Important Change in Spanish Tax Law for Non Resident Property Owners


From 1 January 2010, EU residents (whether individuals or companies) who rent their Spanish properties will pay 24% tax on the net rental income, instead of 24% tax on the gross rental income.

On 1 March 2010 the Spanish Government approved Law 2/2010, which includes a substantial change in the taxation of European Union (EU) persons and companies who are non resident in Spain and rent out their properties in Spain.

Until now, non residents (persons or companies) renting their Spanish properties have been subject to 24% tax on the gross rental income, with no deductions being available whatsoever, e.g. running costs of the property, depreciation or loan interest. Compared to tax residents who are able to deduct these costs, this represented a substantial and discriminatory tax disadvantage for non residents.

From 1 January 2010, EU residents who rent their Spanish properties will pay 24% tax on the net rental income. EU residents (persons or companies) will now be able to deduct from rental income all justified and necessary property costs (depreciation, local rates, community fees, maintenance costs, insurance costs, etc) and also interest on loans for the purchase or improvement of the property. The only condition is that deductible costs must be directly related to the generation of rental income of the property. As with Spanish residents, deduction is limited to the period that a property is rented and so costs are pro rated according to the number of rental days in a calendar year.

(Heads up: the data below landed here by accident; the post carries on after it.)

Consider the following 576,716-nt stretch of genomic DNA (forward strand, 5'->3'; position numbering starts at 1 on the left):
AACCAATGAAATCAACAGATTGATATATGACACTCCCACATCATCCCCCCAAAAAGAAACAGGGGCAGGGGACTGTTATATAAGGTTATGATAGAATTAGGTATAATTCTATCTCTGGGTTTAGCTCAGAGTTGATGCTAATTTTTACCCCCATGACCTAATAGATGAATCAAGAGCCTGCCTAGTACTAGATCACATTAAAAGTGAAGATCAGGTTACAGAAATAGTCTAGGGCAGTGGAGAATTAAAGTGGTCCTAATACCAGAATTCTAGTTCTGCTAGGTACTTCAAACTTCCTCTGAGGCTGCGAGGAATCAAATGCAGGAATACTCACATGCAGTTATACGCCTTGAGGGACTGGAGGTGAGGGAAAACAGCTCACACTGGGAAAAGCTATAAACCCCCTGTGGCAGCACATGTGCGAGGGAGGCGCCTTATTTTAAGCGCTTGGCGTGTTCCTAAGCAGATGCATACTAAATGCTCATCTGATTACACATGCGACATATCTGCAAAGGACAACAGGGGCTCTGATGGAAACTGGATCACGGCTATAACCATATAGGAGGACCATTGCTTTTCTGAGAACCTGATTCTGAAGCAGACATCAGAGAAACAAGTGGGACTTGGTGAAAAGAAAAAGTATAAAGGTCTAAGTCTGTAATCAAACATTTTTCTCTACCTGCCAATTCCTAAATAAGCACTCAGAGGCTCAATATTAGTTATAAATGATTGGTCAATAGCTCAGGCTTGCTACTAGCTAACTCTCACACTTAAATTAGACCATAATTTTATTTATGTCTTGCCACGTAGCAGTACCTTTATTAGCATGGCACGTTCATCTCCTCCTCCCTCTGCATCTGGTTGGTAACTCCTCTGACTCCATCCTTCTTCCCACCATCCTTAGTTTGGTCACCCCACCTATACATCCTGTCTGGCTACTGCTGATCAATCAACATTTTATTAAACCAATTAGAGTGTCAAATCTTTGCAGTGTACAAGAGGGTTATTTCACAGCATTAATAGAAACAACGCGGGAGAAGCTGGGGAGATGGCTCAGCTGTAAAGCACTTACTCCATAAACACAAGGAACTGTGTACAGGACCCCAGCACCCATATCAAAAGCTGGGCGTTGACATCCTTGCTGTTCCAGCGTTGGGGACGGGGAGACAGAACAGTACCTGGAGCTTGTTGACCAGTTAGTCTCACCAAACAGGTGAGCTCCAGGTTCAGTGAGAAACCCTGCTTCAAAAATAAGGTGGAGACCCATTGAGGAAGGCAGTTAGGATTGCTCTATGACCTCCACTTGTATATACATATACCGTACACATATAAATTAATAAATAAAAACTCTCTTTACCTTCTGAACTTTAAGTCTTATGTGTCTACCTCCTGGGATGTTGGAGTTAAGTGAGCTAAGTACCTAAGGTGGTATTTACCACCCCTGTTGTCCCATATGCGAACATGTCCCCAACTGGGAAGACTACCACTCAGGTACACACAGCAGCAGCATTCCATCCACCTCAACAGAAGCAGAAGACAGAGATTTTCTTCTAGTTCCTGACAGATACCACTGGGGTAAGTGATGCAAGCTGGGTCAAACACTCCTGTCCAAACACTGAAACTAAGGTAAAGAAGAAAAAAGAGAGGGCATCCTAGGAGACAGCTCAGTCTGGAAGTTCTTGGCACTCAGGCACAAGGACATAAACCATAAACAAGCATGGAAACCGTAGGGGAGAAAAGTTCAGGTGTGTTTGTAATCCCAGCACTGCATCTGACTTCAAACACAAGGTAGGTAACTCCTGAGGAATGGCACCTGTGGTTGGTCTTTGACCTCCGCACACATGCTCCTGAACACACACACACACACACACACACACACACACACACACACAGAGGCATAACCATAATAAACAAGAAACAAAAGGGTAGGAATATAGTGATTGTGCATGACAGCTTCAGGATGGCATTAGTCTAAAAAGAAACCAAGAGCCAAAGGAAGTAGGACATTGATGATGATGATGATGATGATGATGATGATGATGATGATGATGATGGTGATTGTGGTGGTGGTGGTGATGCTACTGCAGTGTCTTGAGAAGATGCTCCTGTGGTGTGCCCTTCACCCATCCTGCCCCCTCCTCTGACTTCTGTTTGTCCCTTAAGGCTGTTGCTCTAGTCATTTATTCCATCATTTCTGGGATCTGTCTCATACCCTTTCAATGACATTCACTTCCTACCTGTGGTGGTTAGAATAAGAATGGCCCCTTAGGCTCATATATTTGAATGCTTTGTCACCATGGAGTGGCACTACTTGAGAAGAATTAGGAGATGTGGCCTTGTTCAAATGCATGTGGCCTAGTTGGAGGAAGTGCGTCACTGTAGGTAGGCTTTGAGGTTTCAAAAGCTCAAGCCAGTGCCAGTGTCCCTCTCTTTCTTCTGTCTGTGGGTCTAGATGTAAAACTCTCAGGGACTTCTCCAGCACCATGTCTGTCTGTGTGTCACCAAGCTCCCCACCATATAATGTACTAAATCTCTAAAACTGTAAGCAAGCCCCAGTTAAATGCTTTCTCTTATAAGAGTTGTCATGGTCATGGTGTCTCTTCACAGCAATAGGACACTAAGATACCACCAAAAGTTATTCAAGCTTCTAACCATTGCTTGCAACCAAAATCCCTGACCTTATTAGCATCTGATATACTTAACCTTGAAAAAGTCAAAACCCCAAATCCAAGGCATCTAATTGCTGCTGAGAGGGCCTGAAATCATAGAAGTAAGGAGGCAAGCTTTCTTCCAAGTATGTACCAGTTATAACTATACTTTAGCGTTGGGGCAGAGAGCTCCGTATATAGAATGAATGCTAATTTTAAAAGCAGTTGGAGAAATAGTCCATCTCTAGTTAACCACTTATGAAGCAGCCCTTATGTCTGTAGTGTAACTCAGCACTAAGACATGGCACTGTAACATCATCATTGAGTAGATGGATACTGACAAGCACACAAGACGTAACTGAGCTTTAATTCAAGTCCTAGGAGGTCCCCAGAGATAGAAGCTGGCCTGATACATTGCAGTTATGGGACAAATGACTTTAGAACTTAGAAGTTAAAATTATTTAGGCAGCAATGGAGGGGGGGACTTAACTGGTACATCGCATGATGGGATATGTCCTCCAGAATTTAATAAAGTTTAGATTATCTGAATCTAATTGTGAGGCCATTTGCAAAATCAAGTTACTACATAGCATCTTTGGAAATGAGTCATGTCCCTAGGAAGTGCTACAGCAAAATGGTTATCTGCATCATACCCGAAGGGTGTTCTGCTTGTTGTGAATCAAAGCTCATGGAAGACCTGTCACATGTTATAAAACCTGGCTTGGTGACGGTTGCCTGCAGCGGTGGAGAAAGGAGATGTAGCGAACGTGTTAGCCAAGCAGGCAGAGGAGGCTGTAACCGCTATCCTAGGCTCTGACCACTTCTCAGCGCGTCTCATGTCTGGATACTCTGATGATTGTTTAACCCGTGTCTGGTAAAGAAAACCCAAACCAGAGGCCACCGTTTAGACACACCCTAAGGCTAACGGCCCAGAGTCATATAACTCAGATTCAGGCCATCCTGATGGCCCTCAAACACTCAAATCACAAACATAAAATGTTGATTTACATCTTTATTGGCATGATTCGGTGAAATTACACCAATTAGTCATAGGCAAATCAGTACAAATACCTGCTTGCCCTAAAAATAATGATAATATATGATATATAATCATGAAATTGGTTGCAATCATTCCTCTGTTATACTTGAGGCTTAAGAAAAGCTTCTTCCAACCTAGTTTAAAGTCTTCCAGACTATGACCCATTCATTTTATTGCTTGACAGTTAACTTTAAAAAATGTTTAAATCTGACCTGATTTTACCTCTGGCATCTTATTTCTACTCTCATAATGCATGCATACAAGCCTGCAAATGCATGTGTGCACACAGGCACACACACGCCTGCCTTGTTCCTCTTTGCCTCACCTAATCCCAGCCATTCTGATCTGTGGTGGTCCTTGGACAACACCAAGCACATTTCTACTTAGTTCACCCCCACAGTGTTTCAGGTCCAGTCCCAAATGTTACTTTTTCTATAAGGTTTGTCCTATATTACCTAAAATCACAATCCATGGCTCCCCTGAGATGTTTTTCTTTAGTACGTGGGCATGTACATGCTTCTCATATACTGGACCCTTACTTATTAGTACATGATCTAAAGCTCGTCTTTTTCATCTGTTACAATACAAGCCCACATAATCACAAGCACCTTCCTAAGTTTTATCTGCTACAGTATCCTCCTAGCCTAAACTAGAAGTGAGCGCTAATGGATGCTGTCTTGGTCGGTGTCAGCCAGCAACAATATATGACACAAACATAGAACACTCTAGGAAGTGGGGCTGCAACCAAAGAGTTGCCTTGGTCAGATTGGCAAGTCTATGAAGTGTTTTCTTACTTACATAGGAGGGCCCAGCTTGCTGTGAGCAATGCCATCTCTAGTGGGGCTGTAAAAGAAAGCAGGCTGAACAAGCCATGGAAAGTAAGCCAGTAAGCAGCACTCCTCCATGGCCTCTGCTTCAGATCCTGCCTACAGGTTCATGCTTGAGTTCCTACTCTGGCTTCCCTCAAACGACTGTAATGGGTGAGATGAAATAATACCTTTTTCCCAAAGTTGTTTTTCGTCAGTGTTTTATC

The deemed rental income assessed on all second Spanish home owners is not affected by this new rule and no deductions apply. In the case that a second home is actually rented then the deemed rental income assessment is on the number of days the property is not rented.

This change in tax law was demanded by the EU Commission which decided that Spain had discriminatory tax rules compared to those applicable to tax residents. The tax situation for non EU citizens or companies renting properties is not affected by the new law and they remain taxable at 24% on their gross rental income.

We are investigating the possibility of reclaiming tax paid for previous years.

Spence Clarke specialises in the provision of Spanish tax, accounts, law and labour services, mainly to foreigners with interests in Spain. Our cross-border knowledge helps clients adapt to the Spanish system with the minimum of doubt and disruption. If you have any questions about this article or any other matter contact us, with no obligation, to see how we can help you.